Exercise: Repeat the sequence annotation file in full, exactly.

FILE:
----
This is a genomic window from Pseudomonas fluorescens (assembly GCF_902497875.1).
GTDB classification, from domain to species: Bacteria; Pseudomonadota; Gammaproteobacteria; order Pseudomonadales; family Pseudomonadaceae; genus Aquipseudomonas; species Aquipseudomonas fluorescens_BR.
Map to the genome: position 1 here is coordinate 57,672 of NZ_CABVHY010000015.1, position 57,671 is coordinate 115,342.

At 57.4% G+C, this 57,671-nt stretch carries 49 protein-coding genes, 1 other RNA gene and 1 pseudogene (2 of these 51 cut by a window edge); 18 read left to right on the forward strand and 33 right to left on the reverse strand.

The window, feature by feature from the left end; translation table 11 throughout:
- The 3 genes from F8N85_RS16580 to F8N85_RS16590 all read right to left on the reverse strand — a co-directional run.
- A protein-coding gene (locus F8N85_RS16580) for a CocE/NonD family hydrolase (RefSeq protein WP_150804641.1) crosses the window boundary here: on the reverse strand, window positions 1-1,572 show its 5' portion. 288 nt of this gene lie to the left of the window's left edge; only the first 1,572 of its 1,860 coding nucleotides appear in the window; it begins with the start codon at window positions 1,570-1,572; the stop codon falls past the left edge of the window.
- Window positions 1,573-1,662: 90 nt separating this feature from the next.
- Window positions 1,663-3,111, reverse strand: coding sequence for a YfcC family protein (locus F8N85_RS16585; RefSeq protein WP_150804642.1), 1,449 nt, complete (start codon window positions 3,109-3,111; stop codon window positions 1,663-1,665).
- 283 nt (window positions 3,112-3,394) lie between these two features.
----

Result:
This is a genomic window from Pseudomonas fluorescens (assembly GCF_902497875.1).
GTDB classification, from domain to species: Bacteria; Pseudomonadota; Gammaproteobacteria; order Pseudomonadales; family Pseudomonadaceae; genus Aquipseudomonas; species Aquipseudomonas fluorescens_BR.
Map to the genome: position 1 here is coordinate 57,672 of NZ_CABVHY010000015.1, position 57,671 is coordinate 115,342.

At 57.4% G+C, this 57,671-nt stretch carries 49 protein-coding genes, 1 other RNA gene and 1 pseudogene (2 of these 51 cut by a window edge); 18 read left to right on the forward strand and 33 right to left on the reverse strand.

The window, feature by feature from the left end; translation table 11 throughout:
- The 3 genes from F8N85_RS16580 to F8N85_RS16590 all read right to left on the reverse strand — a co-directional run.
- A protein-coding gene (locus F8N85_RS16580) for a CocE/NonD family hydrolase (RefSeq protein WP_150804641.1) crosses the window boundary here: on the reverse strand, window positions 1-1,572 show its 5' portion. 288 nt of this gene lie to the left of the window's left edge; only the first 1,572 of its 1,860 coding nucleotides appear in the window; it begins with the start codon at window positions 1,570-1,572; the stop codon falls past the left edge of the window.
- Window positions 1,573-1,662: 90 nt separating this feature from the next.
- Window positions 1,663-3,111, reverse strand: coding sequence for a YfcC family protein (locus F8N85_RS16585; RefSeq protein WP_150804642.1), 1,449 nt, complete (start codon window positions 3,109-3,111; stop codon window positions 1,663-1,665).
- 283 nt (window positions 3,112-3,394) lie between these two features.